Slick (Gas Option) is a hackathon project for ETH San Francisco 2018. It aims to solve the pain point of ETH gas price volatility for smart contract consumers by introducing a queue-like web service where you exchange time for gas cost for non-time sensitive transactions, as well as a marketplace for insurance (in the actual forms of futures and possibly American options) on gas price. Currently miners are incentivized to pick the transactions with high gas fees, but users especially DApp users and developers have no options. Existing ETH gas solutions like or relay solutions either abuses vulnerabilities in the gas cost system (storage refund) or does not target price fluctuation.

The inspiration of this project comes from the gas problem we encounter as DApp developers and as frequent users of the Ethereum network. Gas price spike due to a hit DApp can be a pain for the everyday users of the Ethereum network. In addition, it is a problem for DApp developers as it not only eats into investors' ROI for financial service DApps, but also causes fairness controversies (i.e. the outcome of FOMO3D). Moreover, if a DApp goes viral and becomes a hit, the gas spike can drive the DApp users away. The gas volatility issue creates a bottleneck for DApps and Ethereum's mass adoption, and this is where Slick (Gas Option) comes to play.

What it does

There are two key points for the solution:

  1. The user is able to submit multiple transactions with the same message, but each with different gas price and expiration time, to our service. Our service adopts a smoothing algorithm based on historical gas price to pick up the transaction with optimal price at the right time.
  2. The user is able to lock gas prices for future transactions (Futures) or buy insurance (American Options) for the gas price while submitting transactions to us to ensure the transactions go through within desired timeframe under desired gas price cap. These futures and option positions would be fully hedged in secondary markets (against natural counterparties such as ETH miners).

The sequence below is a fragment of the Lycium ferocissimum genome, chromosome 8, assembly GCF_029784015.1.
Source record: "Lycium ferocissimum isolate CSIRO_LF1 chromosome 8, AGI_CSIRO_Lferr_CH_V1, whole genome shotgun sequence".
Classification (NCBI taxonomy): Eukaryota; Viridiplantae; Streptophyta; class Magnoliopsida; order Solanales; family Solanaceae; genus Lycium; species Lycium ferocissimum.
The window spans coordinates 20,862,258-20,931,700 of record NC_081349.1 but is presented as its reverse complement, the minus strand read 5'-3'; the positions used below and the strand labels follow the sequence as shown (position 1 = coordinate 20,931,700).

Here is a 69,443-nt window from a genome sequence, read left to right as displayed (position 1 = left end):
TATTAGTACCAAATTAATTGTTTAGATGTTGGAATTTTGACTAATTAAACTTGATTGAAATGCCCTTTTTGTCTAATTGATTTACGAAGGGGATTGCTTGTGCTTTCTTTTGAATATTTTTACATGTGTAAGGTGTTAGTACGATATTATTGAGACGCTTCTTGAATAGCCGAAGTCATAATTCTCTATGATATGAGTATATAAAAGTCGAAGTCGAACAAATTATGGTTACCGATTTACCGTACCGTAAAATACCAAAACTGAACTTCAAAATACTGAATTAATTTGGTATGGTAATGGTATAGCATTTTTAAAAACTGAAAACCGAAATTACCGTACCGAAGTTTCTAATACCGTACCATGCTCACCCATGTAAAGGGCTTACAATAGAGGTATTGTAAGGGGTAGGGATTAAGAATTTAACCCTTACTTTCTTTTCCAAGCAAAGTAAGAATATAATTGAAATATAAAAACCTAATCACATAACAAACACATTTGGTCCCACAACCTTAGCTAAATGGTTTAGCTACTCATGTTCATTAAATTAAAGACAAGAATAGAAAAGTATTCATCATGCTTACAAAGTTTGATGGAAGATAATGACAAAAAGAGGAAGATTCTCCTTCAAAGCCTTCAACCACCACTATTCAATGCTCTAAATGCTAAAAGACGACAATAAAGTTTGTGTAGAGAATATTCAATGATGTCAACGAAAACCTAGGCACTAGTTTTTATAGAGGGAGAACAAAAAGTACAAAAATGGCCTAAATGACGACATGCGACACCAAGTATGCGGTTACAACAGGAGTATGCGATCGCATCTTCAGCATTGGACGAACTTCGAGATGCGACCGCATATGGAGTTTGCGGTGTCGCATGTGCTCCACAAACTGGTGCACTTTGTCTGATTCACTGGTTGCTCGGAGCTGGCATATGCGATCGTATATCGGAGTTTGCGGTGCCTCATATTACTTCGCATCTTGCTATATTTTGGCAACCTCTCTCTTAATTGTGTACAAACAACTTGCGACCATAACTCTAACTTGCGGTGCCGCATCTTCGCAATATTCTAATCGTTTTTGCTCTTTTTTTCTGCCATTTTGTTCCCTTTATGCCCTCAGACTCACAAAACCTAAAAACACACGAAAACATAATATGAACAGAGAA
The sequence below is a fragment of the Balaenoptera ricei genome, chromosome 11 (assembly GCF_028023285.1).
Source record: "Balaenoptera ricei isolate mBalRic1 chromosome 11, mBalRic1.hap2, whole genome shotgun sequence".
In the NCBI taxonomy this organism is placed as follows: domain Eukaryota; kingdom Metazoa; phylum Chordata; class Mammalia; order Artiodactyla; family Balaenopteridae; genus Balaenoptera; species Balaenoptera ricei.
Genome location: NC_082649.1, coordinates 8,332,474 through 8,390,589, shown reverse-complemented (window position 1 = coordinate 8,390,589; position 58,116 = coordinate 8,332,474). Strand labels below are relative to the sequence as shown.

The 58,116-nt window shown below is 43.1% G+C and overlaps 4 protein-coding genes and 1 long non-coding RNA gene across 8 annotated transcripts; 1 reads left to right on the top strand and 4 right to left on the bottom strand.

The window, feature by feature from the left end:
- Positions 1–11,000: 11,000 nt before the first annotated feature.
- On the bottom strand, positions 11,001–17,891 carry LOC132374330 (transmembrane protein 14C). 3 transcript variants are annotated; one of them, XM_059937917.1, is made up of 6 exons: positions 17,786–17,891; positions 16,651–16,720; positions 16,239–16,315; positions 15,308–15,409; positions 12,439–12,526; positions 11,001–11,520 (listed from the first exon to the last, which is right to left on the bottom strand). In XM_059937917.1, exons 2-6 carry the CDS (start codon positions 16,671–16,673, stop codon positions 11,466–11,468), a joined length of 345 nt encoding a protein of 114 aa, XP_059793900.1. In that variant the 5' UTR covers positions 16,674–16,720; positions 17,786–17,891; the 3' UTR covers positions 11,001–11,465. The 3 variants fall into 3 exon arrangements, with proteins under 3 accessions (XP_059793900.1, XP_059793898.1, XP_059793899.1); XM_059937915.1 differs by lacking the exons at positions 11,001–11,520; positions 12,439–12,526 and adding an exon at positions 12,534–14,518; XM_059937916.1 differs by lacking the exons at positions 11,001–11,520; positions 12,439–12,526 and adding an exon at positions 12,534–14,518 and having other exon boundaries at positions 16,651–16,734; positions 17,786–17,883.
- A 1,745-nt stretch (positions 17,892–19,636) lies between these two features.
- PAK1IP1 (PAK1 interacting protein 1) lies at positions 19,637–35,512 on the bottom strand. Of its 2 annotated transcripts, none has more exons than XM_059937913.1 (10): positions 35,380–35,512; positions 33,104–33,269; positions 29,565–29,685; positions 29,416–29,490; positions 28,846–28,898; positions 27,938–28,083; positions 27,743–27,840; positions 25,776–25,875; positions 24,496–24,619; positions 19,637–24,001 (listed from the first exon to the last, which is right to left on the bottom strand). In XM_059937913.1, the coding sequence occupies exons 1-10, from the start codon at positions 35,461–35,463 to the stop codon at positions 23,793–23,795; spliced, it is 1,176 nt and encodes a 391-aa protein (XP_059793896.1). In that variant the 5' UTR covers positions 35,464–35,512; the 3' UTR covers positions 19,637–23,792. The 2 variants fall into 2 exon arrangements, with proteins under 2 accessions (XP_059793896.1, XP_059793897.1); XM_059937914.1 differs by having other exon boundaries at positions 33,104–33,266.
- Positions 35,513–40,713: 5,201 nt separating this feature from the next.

How we built it

Client Interface We created a simple wallet to serve as our client interface. On the page of submitting transactions, instead of inputting gas price, the user would be able to choose to use our service and send transactions to our web service. The user may specify a range of gas prices and expiration times. The method to submit a batch of same transactions with different gas prices should be abstracted out as a Web3 method which can be used by businesses that needs to process huge amount of transactions programmatically. For DApp developers, they are able to call our API to integrate the service.

Web Service The web service provides a set of REST APIs to support the application, including: • A POST service to accept a list of transactions with different gas prices. • A GET method to return the recent gas prices and recent transactions that are submitted to ETH network (with the corresponding gas prices). • A GET method to return the pending transactions. • A GET method to return the current price for a gas option.

Quantitative Calculation Engine The engine should be a routine that constantly monitors the gas prices and transactions pools, using which it picks the appropriate transaction to submit to ETH network. It implements a gas price prediction model based on quant finance algorithm. Additionally, the engine computes the price for the gas insurance (American Option), as Slick also acts as the market maker.